"Throughout the 80s and 90s, we had fantastic artists like Anne Clark, who was a poet working in orchestral music. She did incredible things.

"The whole thing about music and art is the incredible people all over the place who don’t necessarily have profile. So, you’re constantly discovering these incredible people if you make the effort to search. I think the wonderful thing about what I do is that it lets you step away from the mainstream to get to the really interesting stuff. That’s the area I always look in.”

Whatever the genre, the one thing successful and popular artists share is fame. How had she dealt with the downside of being in the public eye?

“I can't say I ever found anything that intrusive,” she told me. “I think it's quite easy to maintain your privacy. You just don’t give too much away. I was too busy working and doing what I love. There’s something extraordinarily exposing about what I do anyway. To go on stage every night is not exactly a private experience!”

With everyone today seemingly tweeting or caught up in Facebook, I asked Willcox whether she was a fan of social media.

“I would have loved social media when I was starting out. Back then, I’m sure I’d have been really interested in it. But now, because time is so precious, I’m only interested in creative things like performing, writing and all of that. I tend to steer away from anything that doesn’t involve my work now.”

As a child she suffered severe medical problems that required a series of painful surgeries and physiotherapy. She also underwent speech therapy to learn to communicate. In past interviews she talked about being bullied and how, it eventually stopped when her dad taught her how to throw a punch.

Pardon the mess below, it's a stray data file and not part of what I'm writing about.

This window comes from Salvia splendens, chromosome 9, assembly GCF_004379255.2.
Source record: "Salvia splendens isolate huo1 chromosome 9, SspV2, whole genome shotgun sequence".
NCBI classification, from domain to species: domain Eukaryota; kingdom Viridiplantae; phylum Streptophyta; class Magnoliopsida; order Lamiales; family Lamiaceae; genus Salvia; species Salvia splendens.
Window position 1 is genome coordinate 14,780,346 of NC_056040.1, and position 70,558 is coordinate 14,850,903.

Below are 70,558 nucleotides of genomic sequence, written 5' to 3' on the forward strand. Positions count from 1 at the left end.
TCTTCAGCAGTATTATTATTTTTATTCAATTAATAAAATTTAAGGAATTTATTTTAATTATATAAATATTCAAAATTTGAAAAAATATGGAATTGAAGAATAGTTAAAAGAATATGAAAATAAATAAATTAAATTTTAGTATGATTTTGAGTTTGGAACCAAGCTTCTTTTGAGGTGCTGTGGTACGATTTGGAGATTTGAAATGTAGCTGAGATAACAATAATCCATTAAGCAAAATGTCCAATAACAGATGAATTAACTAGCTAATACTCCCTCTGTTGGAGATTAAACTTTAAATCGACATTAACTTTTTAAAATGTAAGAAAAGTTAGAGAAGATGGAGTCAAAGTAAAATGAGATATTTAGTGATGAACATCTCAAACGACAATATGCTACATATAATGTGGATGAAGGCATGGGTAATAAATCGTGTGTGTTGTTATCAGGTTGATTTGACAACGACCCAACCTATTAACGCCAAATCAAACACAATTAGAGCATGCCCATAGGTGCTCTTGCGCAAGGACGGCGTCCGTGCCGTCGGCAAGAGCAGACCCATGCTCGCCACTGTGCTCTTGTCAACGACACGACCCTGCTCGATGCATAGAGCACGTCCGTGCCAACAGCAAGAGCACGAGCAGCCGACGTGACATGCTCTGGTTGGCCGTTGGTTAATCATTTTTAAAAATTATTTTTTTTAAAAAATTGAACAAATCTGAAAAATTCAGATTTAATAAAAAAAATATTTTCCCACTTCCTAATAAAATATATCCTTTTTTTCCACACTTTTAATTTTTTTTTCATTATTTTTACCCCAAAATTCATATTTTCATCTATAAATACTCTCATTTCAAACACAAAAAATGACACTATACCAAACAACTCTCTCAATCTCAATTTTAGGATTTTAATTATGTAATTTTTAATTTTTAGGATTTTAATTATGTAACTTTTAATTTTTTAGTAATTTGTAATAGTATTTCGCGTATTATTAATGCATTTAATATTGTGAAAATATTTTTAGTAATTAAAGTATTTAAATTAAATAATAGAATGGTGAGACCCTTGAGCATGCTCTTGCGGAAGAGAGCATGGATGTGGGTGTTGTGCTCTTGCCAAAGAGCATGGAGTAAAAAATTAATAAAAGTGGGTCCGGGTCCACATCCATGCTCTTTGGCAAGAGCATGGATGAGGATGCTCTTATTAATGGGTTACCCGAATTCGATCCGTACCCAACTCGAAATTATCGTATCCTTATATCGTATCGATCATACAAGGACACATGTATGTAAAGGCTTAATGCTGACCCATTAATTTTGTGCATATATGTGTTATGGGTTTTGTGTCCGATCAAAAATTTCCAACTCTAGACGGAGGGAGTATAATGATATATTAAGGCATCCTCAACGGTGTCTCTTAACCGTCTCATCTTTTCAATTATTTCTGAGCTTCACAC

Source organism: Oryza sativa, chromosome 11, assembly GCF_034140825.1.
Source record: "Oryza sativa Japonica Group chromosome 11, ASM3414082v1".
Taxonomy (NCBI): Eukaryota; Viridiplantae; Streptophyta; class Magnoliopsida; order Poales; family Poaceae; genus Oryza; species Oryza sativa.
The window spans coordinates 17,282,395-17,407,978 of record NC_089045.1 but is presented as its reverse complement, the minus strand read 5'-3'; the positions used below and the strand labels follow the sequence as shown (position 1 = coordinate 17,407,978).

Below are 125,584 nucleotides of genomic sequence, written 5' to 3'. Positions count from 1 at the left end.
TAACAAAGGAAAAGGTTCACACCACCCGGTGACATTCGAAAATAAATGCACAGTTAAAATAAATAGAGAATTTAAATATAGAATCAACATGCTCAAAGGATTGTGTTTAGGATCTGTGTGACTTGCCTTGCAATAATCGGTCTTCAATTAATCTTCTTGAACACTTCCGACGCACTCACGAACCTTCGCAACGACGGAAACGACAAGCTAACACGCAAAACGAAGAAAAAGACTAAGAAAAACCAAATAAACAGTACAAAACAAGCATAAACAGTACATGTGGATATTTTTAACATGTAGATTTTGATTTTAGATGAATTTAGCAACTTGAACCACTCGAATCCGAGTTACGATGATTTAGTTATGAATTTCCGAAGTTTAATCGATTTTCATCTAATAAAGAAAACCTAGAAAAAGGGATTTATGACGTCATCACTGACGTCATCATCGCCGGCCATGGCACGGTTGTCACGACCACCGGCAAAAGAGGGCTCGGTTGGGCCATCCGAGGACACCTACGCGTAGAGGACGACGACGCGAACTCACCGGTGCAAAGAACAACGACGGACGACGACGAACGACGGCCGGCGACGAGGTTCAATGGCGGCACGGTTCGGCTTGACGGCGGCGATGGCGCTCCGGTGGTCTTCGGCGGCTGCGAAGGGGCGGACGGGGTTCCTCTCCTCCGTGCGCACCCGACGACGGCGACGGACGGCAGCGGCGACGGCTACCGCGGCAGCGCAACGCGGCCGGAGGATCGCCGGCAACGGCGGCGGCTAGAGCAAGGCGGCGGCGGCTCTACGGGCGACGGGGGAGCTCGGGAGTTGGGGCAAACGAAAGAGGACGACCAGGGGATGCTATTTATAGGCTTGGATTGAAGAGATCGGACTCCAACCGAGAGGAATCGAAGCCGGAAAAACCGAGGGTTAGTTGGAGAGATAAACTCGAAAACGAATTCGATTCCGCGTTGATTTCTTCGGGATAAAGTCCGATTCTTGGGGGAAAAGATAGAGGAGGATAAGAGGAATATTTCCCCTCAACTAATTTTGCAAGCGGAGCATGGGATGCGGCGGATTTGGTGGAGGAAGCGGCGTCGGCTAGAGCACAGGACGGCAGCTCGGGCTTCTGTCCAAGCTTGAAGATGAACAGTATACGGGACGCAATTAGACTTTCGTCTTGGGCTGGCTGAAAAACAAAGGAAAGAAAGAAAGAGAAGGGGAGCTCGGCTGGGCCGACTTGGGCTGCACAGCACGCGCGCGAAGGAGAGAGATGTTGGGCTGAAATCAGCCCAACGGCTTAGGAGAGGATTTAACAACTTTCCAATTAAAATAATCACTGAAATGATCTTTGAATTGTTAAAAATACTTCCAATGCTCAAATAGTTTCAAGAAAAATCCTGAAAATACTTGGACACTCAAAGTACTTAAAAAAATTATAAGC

Educated in a school for girls, she developed a rebellious attitude toward authority. I mentioned one of more memorable pranks – setting off alarm clocks during a speech from the then British prime minister, Margaret Thatcher.

“Yes I did do that,” she chuckled. “I was very naughty at school. But compared to today’s standards it doesn’t seem such a big deal. At 16, I was dyslexic and found anything to do with a rigid system confining. I was very defiant and would sit in class, arms crossed, staring out the window, refusing to learn.

"Part of the problem is that, if you don’t have teachers who understand the individual, you’re in trouble. Teachers can’t give that individual attention. There’s your catch 22. I just didn’t work in that system. Now I’m 60 I love to learn. I’m always learning.”

She had some advice for today’s youth.

“I’d say this to young people – you must learn. You may go out into the world thinking you’re great for giving a tweet. But you actually do have to know things. You know, there is no such thing as success if you don’t have knowledge.”

:: Toyah Willcox tours Britain from April 6; she performs at the Forever Young Festival, Palmerstown Demesne, Johnstown, Co Kildare, July 5-7, along with The Human League, Level 42, Kim Wilde, Cry Before Dawn, Midge Ure, Holly Johnson The Hothouse Flowers and more. See for full line-up and tickets. For more details on Toyah see